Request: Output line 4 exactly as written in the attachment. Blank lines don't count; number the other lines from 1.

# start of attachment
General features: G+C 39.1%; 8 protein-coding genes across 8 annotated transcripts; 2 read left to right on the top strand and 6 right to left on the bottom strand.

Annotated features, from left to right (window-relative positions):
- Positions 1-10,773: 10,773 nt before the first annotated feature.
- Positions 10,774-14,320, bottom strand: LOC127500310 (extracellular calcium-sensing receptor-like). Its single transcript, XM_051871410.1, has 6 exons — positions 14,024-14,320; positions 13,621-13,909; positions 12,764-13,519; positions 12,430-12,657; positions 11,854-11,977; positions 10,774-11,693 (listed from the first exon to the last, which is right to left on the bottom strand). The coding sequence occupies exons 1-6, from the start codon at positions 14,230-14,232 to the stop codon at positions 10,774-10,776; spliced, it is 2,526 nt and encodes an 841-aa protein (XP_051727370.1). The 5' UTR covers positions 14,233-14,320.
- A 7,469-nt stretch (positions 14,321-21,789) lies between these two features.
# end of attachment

- Positions 10,774-14,320, bottom strand: LOC127500310 (extracellular calcium-sensing receptor-like). Its single transcript, XM_051871410.1, has 6 exons — positions 14,024-14,320; positions 13,621-13,909; positions 12,764-13,519; positions 12,430-12,657; positions 11,854-11,977; positions 10,774-11,693 (listed from the first exon to the last, which is right to left on the bottom strand). The coding sequence occupies exons 1-6, from the start codon at positions 14,230-14,232 to the stop codon at positions 10,774-10,776; spliced, it is 2,526 nt and encodes an 841-aa protein (XP_051727370.1). The 5' UTR covers positions 14,233-14,320.